Cast A Wide Net: Improving Stand-Up Comedy Through Diversity Part 2
Hi, welcome to part 2 of this week’s article on casting a wide net in order to improve in stand-up comedy (part 1 found here). Yesterday we looked at the differences between these two basic approaches to life:
The Specialist: One who dedicates most of their focus to one or two main pursuits, and becomes incredibly skilled at those specific tasks
The Generalist: One who tries their hand at a large variety of interests, reaching an elite level of skill at none.
As I said yesterday, I’m a generalist at heart, so I wanted to talk about how this attitude can be applied in a conscious way to stand-up comedy.
Every book I’ve read on stand-up likens a comic’s style to wine; it gets better with age, and simply can’t be rushed. I call shenanigans on that. Just like people who say funny can’t be learned, I think this myth is propagated by people who have been in the biz a long time and want to reassure themselves that it was all worthwhile. Forget it, I’m not buying. Not with comics like Eddie Murphy and Demetri Martin discovering a distinct and amazing style very early in their careers.
Don’t get me wrong – I do think that time is an important aspect of maturing as a performer. But time is only an idea, a way for us to measure events. So I would suggest that what these books are really trying to say, is that a unique style takes work, not time. You can easily cram more and more work into a shorter time.
So that’s the thesis of this week’s post. What are some conscious choices we an make to optimize our time offstage and speed up the maturing process. So without further ado, here are five suggestions for strategies to maximize your life experiences onstage and off.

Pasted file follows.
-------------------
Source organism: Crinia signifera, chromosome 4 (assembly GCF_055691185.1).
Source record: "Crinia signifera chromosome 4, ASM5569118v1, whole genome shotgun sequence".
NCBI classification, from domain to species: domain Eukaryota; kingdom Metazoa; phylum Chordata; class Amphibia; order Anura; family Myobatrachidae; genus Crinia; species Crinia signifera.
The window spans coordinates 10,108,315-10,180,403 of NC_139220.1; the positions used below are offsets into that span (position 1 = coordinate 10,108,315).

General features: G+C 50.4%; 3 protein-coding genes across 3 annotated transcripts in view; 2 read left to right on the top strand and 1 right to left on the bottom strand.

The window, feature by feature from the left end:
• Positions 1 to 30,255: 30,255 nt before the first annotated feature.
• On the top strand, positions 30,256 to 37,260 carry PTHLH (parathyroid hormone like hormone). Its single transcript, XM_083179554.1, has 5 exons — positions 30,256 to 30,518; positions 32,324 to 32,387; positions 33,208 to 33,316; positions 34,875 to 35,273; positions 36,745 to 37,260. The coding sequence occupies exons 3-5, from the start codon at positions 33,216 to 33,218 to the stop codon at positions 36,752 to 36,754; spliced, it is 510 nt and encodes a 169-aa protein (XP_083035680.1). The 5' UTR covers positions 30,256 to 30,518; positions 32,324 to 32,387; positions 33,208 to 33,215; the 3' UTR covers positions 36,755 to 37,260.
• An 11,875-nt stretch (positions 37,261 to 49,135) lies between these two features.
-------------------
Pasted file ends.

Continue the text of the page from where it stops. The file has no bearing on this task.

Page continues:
Diversity in your personal life
Outside of the audition room for Buddy Cop 2: Buddy Harder
We seek out and appreciate people who are similar to us, but consider that this might just be the path of least resistance. Sure, forming a bond with someone unlike you is more effort at first, but you will be rewarded with a whole lot of wisdom. Just seeing how they look at the world might inspire and illuminate you. How do you meet people outside of your comfort zone? See number 2.
You call that a fish, bub? I caught this one by singing Beatles tunes and pointing to my stomach.
Peace peace peace peace.
You could call me a hobby whore, because I love to pick up and drop hobbies like they’re going out of style. I can remember a year in university when I decided to memorize every World War II airplane and visit all the aviation museums in Ontario and Quebec. Why? I have no God damn idea, I was just into it. And one day I woke up and said, “Planes are whack,” and that was that.
This is an important thing: hobbies are not like books that you have to finish. Once I recognized this fact, I made peace with the way my mind will become passionately interested (then disinterested) in a hobby. And those experiences will resurface. I just finished writing a sketch last week involving an ocarina player in a rock band. The idea definitely sprung from a hobby I picked up while travelling in Japan of playing the ocarina.